The Washington Post

Metro grades itself and says things are improving

It might not seem so to Metro riders — with broken escalators and elevators throughout the system, rush-hour delays and longer waits for trains with endless weekend track work — but Metro officials say they’re doing better.

At least that’s what the transit agency’s internal report card says.

Washington Post

Metro officials are expected to present the information to the board at Thursday’s monthly committee meetings.

Metro’s “Vital Signs” report, an analysis the agency does of its own internal performance on trains, buses, and escalators and elevators, showed its on-time performance for buses was up 2 percent. That, Metro officials said in its presentation materials, exceeds the agency’s target “for the first time in at least three years.”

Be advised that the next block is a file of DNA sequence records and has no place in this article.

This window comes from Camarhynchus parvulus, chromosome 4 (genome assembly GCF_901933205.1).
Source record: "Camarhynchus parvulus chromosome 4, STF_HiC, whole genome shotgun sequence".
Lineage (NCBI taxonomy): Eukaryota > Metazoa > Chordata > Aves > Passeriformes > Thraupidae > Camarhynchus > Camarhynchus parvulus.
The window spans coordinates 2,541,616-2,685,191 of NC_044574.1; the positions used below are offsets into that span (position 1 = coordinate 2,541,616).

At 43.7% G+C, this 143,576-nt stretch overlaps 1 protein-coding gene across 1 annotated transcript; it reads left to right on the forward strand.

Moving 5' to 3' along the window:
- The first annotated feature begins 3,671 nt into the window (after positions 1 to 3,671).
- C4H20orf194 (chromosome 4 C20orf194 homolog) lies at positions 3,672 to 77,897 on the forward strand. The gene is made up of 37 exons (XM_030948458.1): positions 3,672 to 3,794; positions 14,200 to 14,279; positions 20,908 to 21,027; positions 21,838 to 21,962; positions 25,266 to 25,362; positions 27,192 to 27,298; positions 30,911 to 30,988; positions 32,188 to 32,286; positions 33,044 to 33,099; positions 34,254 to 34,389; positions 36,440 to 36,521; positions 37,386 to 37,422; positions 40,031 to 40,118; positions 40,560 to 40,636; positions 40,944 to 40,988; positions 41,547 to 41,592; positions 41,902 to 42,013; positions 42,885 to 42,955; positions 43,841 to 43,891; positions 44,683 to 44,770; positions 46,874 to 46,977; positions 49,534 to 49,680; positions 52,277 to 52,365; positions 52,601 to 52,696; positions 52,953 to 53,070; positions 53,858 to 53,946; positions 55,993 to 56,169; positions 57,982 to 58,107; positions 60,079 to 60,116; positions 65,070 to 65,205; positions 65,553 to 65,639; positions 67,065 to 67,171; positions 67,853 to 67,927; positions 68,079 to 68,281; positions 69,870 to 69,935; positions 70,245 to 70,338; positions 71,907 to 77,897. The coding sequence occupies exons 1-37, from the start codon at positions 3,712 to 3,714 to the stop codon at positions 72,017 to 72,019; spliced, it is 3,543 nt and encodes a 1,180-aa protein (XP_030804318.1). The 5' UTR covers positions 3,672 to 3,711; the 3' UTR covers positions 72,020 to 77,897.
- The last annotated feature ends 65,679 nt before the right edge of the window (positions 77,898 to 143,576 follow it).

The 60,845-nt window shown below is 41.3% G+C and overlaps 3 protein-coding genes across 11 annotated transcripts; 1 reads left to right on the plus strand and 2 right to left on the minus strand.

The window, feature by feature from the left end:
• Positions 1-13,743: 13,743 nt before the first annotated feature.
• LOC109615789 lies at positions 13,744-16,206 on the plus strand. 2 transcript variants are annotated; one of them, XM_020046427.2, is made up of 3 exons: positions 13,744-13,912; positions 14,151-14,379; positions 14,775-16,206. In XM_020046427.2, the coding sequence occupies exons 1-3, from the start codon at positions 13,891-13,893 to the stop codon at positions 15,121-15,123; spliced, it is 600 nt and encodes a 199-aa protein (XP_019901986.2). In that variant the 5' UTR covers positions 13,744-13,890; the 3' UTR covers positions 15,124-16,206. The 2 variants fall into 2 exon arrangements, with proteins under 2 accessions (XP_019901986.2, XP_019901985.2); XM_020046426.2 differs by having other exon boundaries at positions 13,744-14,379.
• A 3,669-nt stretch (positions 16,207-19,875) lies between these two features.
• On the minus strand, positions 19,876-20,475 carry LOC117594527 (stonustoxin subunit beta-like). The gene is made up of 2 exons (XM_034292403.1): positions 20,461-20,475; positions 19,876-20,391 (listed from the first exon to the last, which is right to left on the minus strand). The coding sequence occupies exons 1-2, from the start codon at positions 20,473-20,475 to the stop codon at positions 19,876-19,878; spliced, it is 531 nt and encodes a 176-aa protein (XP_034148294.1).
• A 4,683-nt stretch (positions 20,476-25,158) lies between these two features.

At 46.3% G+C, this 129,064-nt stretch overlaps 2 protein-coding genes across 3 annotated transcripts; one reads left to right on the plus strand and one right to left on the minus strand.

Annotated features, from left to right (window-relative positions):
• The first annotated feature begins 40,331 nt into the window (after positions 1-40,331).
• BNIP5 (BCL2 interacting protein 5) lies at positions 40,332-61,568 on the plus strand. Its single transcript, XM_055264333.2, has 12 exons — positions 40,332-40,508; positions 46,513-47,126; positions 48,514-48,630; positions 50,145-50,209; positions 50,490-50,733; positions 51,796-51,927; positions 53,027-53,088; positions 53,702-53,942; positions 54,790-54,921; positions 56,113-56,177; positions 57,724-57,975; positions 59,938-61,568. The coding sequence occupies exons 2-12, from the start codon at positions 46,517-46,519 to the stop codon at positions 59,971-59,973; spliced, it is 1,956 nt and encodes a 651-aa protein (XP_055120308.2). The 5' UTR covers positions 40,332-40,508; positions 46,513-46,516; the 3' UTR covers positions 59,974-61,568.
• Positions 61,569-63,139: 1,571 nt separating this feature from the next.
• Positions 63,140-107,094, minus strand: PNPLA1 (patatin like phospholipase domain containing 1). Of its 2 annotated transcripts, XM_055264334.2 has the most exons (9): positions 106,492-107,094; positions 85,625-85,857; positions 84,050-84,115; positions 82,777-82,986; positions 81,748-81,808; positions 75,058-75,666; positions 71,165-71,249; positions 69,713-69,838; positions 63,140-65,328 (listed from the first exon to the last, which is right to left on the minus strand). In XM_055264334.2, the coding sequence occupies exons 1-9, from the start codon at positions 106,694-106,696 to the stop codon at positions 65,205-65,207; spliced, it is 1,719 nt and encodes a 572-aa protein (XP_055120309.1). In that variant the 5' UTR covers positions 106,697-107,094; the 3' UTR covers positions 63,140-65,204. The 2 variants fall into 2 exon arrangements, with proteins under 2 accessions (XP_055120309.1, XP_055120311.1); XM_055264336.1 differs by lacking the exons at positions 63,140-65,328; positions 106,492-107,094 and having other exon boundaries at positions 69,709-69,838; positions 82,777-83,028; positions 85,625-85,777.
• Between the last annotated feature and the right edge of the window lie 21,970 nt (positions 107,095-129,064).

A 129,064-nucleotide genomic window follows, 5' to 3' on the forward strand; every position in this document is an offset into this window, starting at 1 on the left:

On its rail system, Metro said its on-time performance was 92 percent for the first three months of the year. Officials said that was higher than their target of 90.5 percent and was due to stopping work on tracks during the weekdays and improving the reliability of some of its aging rail cars.

Escalators, always a concern with riders ,are doing better, according to the agency’s internal statistics. Officials say escalator availability was at 92 percent in March and was “better than the target for the fifth consecutive month.”

Metro said its escalator numbers improved because it added 18 new mechanics to its team and started using a new program that “immediately notifies maintenance staff that an escalator is down,” according to an e-mail from Metro spokesman Dan Stessel.

Dana Hedgpeth is a Post reporter, working the early morning, reporting on traffic, crime and other local issues.



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Dana Hedgpeth · May 7, 2013

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